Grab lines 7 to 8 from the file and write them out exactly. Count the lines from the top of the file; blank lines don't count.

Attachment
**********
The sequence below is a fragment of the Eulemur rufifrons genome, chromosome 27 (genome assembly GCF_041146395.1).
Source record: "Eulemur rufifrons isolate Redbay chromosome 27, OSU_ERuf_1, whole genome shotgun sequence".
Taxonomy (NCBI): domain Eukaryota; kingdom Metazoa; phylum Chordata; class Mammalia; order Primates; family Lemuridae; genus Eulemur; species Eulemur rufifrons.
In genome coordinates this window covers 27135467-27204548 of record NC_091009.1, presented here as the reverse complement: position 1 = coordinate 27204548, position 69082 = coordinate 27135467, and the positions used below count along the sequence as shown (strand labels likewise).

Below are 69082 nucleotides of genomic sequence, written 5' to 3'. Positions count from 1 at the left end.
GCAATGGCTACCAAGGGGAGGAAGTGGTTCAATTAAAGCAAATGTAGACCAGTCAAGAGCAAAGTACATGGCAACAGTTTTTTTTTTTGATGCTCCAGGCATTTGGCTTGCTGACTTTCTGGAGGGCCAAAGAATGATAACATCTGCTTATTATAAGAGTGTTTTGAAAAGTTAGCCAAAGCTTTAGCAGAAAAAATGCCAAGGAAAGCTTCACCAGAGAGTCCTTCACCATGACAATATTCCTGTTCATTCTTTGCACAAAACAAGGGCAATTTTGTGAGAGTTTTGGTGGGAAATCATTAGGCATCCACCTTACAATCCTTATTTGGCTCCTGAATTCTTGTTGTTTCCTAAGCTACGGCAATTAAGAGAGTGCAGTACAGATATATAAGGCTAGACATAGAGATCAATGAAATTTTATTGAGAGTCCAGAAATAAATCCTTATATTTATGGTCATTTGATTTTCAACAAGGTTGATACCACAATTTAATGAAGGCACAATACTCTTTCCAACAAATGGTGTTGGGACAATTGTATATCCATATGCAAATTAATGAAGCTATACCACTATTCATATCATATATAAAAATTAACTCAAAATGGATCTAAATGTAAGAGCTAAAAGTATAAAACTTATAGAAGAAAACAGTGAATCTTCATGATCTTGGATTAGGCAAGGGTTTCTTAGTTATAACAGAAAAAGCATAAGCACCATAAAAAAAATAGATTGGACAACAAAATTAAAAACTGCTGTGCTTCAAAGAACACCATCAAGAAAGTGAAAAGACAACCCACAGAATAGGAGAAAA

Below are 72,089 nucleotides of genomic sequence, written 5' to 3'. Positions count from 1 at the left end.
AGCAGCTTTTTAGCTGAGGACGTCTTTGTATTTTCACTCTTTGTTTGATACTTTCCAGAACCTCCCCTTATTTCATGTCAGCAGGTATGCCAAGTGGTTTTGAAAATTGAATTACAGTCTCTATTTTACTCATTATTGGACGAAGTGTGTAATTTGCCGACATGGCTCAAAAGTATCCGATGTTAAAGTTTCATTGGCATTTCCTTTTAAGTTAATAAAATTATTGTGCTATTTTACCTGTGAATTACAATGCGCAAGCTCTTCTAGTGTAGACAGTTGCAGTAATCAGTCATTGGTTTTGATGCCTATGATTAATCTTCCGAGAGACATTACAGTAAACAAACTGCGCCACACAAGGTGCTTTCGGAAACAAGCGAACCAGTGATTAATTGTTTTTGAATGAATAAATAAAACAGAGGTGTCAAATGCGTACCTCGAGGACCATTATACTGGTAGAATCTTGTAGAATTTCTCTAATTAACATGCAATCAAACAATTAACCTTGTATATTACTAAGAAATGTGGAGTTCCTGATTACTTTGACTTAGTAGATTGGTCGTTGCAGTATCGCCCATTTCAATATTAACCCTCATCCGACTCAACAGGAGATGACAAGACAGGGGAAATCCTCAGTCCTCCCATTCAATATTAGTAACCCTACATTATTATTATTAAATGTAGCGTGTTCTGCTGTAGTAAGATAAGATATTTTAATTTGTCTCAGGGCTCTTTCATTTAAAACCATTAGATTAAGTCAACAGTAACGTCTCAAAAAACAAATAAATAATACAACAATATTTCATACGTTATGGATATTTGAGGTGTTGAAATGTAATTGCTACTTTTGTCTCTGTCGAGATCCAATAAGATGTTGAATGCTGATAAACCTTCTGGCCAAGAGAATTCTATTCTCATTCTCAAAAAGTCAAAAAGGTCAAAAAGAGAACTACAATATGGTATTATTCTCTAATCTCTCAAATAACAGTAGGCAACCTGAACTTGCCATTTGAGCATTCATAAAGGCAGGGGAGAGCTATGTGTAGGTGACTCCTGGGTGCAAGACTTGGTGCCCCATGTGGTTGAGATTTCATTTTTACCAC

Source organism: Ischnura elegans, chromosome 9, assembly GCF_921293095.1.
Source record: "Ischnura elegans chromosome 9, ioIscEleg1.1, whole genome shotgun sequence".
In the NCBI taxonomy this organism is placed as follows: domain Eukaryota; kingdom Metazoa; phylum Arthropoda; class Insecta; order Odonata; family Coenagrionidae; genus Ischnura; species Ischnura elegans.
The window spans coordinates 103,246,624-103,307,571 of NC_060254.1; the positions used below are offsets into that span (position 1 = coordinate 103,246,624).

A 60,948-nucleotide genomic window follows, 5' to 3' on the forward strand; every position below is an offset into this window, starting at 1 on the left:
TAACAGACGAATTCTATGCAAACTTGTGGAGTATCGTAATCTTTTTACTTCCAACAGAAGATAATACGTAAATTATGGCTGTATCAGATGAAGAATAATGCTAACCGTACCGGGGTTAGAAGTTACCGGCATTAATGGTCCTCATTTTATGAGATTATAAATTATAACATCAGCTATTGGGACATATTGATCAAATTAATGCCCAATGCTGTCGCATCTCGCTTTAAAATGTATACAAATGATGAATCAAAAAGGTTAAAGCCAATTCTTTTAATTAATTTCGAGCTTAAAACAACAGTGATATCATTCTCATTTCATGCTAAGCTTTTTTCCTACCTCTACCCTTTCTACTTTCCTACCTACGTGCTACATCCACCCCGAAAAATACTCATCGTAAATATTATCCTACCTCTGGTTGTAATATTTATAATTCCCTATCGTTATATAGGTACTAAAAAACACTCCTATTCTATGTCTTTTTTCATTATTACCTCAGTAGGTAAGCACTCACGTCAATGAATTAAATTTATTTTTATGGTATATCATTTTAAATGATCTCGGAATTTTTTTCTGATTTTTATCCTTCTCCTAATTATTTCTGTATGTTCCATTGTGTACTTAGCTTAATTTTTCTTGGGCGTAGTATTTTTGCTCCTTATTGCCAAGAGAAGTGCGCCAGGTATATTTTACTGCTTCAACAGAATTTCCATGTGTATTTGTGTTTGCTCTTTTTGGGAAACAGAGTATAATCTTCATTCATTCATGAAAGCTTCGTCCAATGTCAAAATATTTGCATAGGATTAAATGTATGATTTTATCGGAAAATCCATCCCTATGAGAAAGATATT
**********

Below are 72,089 nucleotides of genomic sequence, written 5' to 3'. Positions count from 1 at the left end.
AGCAGCTTTTTAGCTGAGGACGTCTTTGTATTTTCACTCTTTGTTTGATACTTTCCAGAACCTCCCCTTATTTCATGTCAGCAGGTATGCCAAGTGGTTTTGAAAATTGAATTACAGTCTCTATTTTACTCATTATTGGACGAAGTGTGTAATTTGCCGACATGGCTCAAAAGTATCCGATGTTAAAGTTTCATTGGCATTTCCTTTTAAGTTAATAAAATTATTGTGCTATTTTACCTGTGAATTACAATGCGCAAGCTCTTCTAGTGTAGACAGTTGCAGTAATCAGTCATTGGTTTTGATGCCTATGATTAATCTTCCGAGAGACATTACAGTAAACAAACTGCGCCACACAAGGTGCTTTCGGAAACAAGCGAACCAGTGATTAATTGTTTTTGAATGAATAAATAAAACAGAGGTGTCAAATGCGTACCTCGAGGACCATTATACTGGTAGAATCTTGTAGAATTTCTCTAATTAACATGCAATCAAACAATTAACCTTGTATATTACTAAGAAATGTGGAGTTCCTGATTACTTTGACTTAGTAGATTGGTCGTTGCAGTATCGCCCATTTCAATATTAACCCTCATCCGACTCAACAGGAGATGACAAGACAGGGGAAATCCTCAGTCCTCCCATTCAATATTAGTAACCCTACATTATTATTATTAAATGTAGCGTGTTCTGCTGTAGTAAGATAAGATATTTTAATTTGTCTCAGGGCTCTTTCATTTAAAACCATTAGATTAAGTCAACAGTAACGTCTCAAAAAACAAATAAATAATACAACAATATTTCATACGTTATGGATATTTGAGGTGTTGAAATGTAATTGCTACTTTTGTCTCTGTCGAGATCCAATAAGATGTTGAATGCTGATAAACCTTCTGGCCAAGAGAATTCTATTCTCATTCTCAAAAAGTCAAAAAGGTCAAAAAGAGAACTACAATATGGTATTATTCTCTAATCTCTCAAATAACAGTAGGCAACCTGAACTTGCCATTTGAGCATTCATAAAGGCAGGGGAGAGCTATGTGTAGGTGACTCCTGGGTGCAAGACTTGGTGCCCCATGTGGTTGAGATTTCATTTTTACCAC